- The Washington Times - Monday, October 18, 2004

“Saints and Soldiers” disintegrates in cliche and amateurish plotting while struggling to sustain a heroic yarn in the “lost patrol” tradition about G.I.s during the Battle of the Bulge.

Director Ryan Little and his associates obviously aspire to echo the appeal of “Saving Private Ryan.”

They have chosen the appropriate weather and terrain for the Ardennes in December of 1944: snowbound and wooded. The uniforms, weapons and vehicles entrusted to the expertise of a World War II “re-enactor” group, also appear adequate to the needs of fictionalized authenticity. What fails to pass inspection are the screenplay and the foreground enactment.

The writers, Geoffrey Panos and Matt Whitaker, begin by trifling with a solemn historical episode, the killing of American prisoners by a unit of the 1st Panzer Division near the Belgian town of Malmedy.

We witness signs of the aftermath, but the filmmakers backtrack clumsily to the killing field weeks earlier to introduce their characters. After this preamble, they play hide-and-seek while sorting out the attributes of four soldiers who manage to escape the slaughter.

It becomes a party of five when a British paratrooper drops into the treetops.

He claims to have vital information about the German offensive and urges the quickest possible tromp to Allied lines in order to share the intelligence. Frigid weather and stale conversation prove stumbling blocks to this worthy mission.

The G.I.s present a geographical cross section: Deke from Arizona (Corbin Allred), Gundy from Chicago (Peter Holden), Kendrick from Louisiana (Lawrence Bagby) and Gould from Brooklyn (Alexander Niver). A sergeant, Gundy outranks the others and has a history with Deke, which is short for “Deacon” and a key to his piety.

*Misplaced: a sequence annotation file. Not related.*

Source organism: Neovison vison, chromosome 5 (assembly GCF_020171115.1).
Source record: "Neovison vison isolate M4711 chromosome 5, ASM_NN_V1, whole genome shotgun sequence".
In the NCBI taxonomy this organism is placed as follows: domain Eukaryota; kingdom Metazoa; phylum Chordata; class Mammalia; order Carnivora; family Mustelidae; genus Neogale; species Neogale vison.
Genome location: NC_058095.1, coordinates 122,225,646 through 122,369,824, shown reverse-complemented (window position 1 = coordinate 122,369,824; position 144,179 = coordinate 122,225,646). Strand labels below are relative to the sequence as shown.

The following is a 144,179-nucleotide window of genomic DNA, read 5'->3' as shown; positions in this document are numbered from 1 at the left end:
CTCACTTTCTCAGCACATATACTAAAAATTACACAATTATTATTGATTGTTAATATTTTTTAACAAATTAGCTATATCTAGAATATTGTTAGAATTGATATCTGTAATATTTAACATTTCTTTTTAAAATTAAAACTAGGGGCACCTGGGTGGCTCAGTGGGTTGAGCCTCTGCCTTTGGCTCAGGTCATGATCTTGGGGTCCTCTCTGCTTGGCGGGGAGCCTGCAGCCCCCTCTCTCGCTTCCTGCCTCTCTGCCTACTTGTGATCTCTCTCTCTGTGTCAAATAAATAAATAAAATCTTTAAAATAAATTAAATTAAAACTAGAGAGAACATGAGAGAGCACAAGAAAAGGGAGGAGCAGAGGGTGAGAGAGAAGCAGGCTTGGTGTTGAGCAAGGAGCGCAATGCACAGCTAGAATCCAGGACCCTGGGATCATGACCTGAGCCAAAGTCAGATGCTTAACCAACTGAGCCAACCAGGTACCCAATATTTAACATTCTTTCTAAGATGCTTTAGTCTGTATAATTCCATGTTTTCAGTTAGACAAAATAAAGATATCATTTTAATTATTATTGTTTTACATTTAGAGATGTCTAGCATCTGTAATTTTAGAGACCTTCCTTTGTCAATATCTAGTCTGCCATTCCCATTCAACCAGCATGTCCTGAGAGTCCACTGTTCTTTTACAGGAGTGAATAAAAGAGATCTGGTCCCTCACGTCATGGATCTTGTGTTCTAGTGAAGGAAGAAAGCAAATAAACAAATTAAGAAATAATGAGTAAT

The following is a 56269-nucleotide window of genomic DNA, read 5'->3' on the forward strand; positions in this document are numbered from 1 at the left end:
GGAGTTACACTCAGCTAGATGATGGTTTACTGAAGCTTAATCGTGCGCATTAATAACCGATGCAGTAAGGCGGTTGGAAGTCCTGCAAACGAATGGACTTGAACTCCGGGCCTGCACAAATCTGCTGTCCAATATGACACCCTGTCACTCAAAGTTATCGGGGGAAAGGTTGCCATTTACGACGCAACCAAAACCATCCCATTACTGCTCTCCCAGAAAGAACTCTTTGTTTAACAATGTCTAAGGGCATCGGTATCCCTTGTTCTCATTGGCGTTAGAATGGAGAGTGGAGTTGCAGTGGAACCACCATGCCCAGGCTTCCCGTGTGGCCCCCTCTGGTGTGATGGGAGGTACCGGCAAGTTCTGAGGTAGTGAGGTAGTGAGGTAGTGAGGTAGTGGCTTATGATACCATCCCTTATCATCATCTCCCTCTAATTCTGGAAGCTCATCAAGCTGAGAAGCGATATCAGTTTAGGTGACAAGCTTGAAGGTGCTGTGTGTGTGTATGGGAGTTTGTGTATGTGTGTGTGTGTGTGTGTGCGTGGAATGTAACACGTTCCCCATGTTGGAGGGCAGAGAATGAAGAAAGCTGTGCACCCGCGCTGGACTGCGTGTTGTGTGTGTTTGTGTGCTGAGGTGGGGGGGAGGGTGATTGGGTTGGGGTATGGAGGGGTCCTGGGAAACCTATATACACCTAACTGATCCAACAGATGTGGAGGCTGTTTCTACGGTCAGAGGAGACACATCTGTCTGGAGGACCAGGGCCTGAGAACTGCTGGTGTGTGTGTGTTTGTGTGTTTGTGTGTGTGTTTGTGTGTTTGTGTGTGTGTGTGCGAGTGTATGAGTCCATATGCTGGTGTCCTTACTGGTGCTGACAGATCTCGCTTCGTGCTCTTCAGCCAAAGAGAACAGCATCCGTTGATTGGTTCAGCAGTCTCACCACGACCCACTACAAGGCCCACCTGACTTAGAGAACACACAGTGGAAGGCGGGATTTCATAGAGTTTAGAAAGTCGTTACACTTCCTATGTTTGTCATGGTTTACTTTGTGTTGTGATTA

Gould, a medical corpsman, has little patience with believers. It’s unlikely that the audience will either when the writers try to foist a majestic coincidence onto their footsore plot. Deke, meanwhile, encounters a long-lost soul mate, a “good” German named Rudy.

If the character of Rudy serves any purpose, it’s to remind us that the filmmakers have grown absent-minded about that Malmedy getaway.

The final mad dash to American lines is facilitated by the theft of German uniforms, which gives the masqueraders a head start to outmaneuver the enemy.

This ruse would likely work better in a war comedy than a war melodrama.

More often than not, “Saints and Soldiers” is too preoccupied with scrambling from one episode to the next to contrive a plausible sequence of events.

TITLE: “Saints and Soldiers”

RATING: PG-13 (Occasional scenes of combat, suffering and atrocity )

CREDITS: Directed by Ryan Little. Screenplay by Geoffrey Panos and Matt Whitaker. Music by J. Bateman and Bart K. Henderson

RUNNING TIME: 90 minutes

WEB SITE: www.saintsandsoldiers.com


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